Seven Fresh Songs #122
Jillian Lake — Steady Hands
Sometimes things don’t feel right in life. In “Steady Hands” Vancouver-based singer/songwriter Jillian Lake recounts such a time in a reflective, intimate song that evolves around a gentle acoustic guitar line.
“I wrote this single when I was heartbroken living on the 22nd floor of an apartment right off Sunset Beach in Vancouver. I would sit in the living room and stare out at the most beautiful sunset over the horizon, and think — how can I not feel happy in this moment? I twistedly love the aching feeling because that’s what inspires my art. I am majorly influenced by my surroundings, my day to day, the people I see on the bus, the mundane walk to work, the sad sunset — I let it all affect how I’m feeling and that in turn comes out in my writing.”
“Steady Hands” will be on her upcoming album. Listen to our Song Pick of the Day below:
Ruby Greenberg — Roses
Ruby Greenberg is a fantastic singer and storyteller. Immediately captivated by her gorgeous vocals, I was equally smitten by the narrative and the words she has chosen to create her new single “Roses.” This is music that makes you pause for a moment so that beauty can fill your senses, like a refreshing four-minute mediation.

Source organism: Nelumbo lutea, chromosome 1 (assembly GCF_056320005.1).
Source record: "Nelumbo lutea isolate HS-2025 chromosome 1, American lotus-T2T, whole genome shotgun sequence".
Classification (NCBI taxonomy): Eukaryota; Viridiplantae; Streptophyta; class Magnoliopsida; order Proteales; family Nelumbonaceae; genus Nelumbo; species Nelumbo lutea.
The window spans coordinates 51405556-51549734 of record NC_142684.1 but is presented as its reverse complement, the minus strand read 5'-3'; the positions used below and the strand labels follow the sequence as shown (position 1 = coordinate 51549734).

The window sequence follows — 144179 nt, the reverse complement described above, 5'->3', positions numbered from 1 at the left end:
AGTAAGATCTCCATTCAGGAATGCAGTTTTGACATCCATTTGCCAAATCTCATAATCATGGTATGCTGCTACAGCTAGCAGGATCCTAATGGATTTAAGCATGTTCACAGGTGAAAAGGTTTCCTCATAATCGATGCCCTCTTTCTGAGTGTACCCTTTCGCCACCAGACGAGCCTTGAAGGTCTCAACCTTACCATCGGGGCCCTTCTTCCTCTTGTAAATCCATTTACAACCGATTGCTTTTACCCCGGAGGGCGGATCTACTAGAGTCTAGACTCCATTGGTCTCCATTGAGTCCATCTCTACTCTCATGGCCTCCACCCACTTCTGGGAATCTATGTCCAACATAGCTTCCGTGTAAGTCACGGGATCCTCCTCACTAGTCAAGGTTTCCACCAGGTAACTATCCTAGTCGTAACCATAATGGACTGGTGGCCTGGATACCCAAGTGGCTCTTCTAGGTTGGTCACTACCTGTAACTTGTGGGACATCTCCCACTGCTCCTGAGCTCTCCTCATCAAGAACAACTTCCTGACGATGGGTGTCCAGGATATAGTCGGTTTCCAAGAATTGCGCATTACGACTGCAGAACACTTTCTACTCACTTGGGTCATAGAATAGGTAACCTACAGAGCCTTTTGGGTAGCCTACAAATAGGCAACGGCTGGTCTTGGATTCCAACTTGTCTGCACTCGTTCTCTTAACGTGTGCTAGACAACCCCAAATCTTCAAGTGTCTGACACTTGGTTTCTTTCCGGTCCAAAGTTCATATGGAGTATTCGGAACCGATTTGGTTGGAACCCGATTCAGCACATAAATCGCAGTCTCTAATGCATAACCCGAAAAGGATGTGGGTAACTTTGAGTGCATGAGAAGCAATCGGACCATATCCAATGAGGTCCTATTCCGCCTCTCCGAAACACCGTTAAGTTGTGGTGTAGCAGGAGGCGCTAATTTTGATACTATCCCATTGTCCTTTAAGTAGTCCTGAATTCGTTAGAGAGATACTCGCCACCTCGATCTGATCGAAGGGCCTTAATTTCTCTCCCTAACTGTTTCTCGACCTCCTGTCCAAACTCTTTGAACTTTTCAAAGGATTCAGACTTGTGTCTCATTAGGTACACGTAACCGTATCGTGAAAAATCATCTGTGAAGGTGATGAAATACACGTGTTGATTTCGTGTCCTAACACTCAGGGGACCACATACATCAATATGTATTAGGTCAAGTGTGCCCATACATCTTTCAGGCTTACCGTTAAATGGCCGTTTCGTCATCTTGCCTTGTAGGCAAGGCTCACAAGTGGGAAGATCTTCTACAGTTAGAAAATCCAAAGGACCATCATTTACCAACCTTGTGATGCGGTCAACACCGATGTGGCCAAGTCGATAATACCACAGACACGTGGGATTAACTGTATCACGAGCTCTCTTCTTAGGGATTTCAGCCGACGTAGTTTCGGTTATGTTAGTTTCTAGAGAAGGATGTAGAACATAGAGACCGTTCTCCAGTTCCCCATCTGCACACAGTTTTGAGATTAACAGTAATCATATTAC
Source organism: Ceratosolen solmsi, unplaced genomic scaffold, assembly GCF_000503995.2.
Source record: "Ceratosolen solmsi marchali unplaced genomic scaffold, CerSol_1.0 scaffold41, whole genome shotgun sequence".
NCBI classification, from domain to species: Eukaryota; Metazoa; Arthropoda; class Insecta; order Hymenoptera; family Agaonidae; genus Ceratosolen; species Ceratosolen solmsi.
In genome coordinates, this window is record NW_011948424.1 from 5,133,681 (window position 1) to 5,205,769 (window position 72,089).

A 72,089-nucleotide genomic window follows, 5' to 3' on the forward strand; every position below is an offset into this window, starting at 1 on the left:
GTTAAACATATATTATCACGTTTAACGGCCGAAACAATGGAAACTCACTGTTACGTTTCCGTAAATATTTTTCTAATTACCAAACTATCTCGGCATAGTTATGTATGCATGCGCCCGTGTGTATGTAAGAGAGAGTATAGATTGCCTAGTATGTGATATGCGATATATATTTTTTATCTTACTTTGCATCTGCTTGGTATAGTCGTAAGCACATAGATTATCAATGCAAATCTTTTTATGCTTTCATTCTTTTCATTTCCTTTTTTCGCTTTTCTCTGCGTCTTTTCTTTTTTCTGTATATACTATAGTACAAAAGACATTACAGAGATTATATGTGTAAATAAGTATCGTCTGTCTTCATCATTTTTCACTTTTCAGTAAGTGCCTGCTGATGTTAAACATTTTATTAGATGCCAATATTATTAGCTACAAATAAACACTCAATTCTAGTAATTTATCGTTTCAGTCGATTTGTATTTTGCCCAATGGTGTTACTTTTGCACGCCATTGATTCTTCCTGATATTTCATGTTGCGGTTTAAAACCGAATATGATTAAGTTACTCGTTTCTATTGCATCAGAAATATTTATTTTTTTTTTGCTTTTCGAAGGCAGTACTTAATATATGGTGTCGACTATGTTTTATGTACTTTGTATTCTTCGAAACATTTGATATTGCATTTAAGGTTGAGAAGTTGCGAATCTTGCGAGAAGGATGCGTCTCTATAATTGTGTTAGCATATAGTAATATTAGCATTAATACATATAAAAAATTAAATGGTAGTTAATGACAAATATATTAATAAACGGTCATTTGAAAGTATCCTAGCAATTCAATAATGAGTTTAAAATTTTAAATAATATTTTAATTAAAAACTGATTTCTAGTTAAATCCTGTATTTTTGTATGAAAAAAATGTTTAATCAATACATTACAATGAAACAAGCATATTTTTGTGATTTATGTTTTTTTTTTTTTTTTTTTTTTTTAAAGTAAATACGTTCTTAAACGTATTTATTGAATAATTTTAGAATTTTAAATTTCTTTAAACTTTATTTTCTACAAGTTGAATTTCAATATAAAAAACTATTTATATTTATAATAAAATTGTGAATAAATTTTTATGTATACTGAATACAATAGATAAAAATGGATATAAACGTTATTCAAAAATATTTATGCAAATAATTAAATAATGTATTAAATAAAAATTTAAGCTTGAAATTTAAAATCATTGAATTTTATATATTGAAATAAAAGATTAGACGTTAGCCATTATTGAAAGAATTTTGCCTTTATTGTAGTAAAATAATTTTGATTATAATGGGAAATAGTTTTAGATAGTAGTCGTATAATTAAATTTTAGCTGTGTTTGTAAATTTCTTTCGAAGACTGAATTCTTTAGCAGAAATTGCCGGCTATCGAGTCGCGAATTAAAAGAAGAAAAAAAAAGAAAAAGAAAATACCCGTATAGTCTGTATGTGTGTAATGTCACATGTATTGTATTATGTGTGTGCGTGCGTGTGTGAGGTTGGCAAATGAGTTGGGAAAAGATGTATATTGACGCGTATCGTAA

Asked about “Roses,” the New York via Colorado songwriter says:
I first wrote “Roses” sitting at my kitchen table, tinkering on the guitar in the morning. I was deep inside the music but somehow also aware of the sun hitting the walls, the cat in the armchair, the candle at the window, parts of my room that brought me comfort. As the song took shape, I began thinking of how I wanted to meet my loved ones in their own special place, never correcting or changing but only asking gently to be let in. “I won’t disturb the space that you’ve created. I will bring roses for your table.” The song became an invitation to know each other fully, and give love when we are shown someone’s true self.
Listen to “Roses,” our Song Pick of the Day:
Connect with Ruby Greenberg here.
Siv Jacobsen — Most of the Time
“Most of the Time” is a reflection of how the past suddenly can awaken in one’s mind. We don’t know who Norwegian singer/songwriter Siv Jacobsen refers to, but there is also a hint of darkness and regret in the song when she sings, “I wanna know what it feels like to be alone without you in my mind.”
Siv gives us some background about how she wrote the song:
“I knew that in going there it might awaken some difficult memories, but I was completely taken aback by how intensely I felt pulled back into who I was and how I felt all those years ago. I realised I had some unpacking to do, so that I could begin to properly come to terms with and understand those memories.”